For a more peaceful setting, try Morada Bay Beach Cafe where the food is delicious and you have a ringside seat on the beach to watch the sun go down. Want something the kids will love? Stop by the Hungry Tarpon and let them feed the gigantic fish while you relax by the water.
Then there is always the wonderful Chef Michael Ledwith’s Restaurant, aptly named Chef Michael’s. An experienced chef, born and raised in New York, who started his culinary training in some of the best restaurants of the Big Apple. He then moved on to the Caribbean where he learned to respect and beautifully cook seafood. Upon returning to the States, he created a name for himself in Central Florida, but longed for island life full of fresh fish. Today he has settled in Islamorada and is here to give us a lowdown on what to see, eat and do in this beautiful island.
“It’s all about the water here!”, exclaims Michael as he talks about his perfect day in Islamorada. On one side, visitors can experience the Gulf of Mexico, Florida Bay and The Everglades. And to the left take in the Atlantic and the beautiful reef. Spend a day paddle boarding or learning how to spearfish, then find a comfy seat at one of many waterfront spots and enjoy a sunset. According to Michael, the best sunset spots have live music nightly and great drinks while you take it all in. Islamorada will remind you of an approachable small town, but with so much to do and see. “It’s so small that we don’t even have a stop light.”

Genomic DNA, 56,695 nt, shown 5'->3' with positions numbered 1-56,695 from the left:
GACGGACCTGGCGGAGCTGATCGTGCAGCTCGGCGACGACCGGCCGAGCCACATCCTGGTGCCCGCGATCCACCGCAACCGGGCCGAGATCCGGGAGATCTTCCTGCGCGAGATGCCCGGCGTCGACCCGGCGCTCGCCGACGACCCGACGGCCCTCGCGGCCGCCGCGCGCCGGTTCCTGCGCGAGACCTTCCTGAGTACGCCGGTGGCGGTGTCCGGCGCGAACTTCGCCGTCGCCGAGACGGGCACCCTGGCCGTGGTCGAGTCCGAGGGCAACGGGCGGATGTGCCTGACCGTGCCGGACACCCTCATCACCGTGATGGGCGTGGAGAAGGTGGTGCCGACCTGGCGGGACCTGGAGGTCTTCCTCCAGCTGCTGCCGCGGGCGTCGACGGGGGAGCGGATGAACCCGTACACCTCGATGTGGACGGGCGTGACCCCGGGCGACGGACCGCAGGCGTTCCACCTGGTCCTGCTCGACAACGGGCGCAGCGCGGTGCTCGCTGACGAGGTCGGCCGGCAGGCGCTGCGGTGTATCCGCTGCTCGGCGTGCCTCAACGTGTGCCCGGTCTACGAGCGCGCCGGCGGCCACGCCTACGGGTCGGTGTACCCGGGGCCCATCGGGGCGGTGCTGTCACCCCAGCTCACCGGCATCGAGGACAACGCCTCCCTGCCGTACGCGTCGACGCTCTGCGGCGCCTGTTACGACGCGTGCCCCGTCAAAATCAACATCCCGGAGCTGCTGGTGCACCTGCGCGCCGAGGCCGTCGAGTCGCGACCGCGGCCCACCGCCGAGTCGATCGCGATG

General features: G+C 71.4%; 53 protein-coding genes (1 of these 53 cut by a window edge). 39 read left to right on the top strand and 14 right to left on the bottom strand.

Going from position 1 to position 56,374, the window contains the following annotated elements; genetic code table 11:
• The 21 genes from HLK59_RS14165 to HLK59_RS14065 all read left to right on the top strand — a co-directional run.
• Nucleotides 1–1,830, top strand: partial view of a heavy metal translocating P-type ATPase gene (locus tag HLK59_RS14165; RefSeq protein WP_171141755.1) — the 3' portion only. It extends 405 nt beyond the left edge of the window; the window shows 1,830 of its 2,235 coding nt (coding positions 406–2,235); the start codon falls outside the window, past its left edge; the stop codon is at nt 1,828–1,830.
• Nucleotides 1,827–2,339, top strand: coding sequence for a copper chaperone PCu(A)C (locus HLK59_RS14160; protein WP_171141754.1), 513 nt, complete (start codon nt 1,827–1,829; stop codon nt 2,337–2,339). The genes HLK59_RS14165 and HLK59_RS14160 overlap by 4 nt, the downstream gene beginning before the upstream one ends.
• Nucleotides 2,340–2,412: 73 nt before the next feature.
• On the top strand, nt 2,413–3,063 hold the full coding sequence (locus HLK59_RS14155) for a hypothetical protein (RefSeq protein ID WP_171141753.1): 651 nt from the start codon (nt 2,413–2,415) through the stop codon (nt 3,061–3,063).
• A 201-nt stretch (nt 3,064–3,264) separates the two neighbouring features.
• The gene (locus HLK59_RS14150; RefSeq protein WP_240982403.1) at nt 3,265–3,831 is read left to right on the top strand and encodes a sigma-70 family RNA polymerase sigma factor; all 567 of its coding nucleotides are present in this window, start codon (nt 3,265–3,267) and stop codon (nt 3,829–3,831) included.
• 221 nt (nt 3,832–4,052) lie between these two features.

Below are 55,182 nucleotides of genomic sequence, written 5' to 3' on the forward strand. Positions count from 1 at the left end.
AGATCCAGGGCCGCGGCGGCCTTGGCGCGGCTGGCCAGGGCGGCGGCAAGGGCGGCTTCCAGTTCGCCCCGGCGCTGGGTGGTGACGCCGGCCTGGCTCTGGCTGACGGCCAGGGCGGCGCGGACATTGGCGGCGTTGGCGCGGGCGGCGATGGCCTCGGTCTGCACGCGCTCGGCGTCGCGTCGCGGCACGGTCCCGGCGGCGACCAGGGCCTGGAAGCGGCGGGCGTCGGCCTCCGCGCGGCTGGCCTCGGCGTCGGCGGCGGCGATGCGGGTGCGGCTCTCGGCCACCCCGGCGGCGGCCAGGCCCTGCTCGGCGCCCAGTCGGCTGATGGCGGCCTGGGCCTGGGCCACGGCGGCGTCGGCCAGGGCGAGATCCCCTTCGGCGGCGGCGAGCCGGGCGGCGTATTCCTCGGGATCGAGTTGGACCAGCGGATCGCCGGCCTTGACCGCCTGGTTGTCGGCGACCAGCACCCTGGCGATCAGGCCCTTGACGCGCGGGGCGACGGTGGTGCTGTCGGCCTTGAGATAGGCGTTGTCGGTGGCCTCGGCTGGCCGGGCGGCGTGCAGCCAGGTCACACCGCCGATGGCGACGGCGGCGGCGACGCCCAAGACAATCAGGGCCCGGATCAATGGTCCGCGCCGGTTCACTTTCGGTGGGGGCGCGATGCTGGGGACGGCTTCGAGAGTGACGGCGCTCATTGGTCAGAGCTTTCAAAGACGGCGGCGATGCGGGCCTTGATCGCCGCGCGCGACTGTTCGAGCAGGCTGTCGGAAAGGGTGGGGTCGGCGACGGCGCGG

Islamorada’s cuisine is known by its fresh-from-the-dock seafood mixed with ethnic flavors, fun tiki bars, dockside fish houses, and gourmet beachfront cafes. At Chef Michael’s, they are excited to always feature a fresh catch that changes daily.
While it may be the fishing capital, Michael admits that serving locally caught seafood can be difficult on a large scale. But for tourists looking for the best local catches and chefs with a passion for fine seafood, relationships are key. “Our supply cannot come close to the demand, so creating relationships with local fish houses, captains and others helps us to provide local, fresh seafood,” says Chef Michael. On a visit to Islamorada, head to restaurants where the locals go and where the chefs have relationships with the charter boat captains.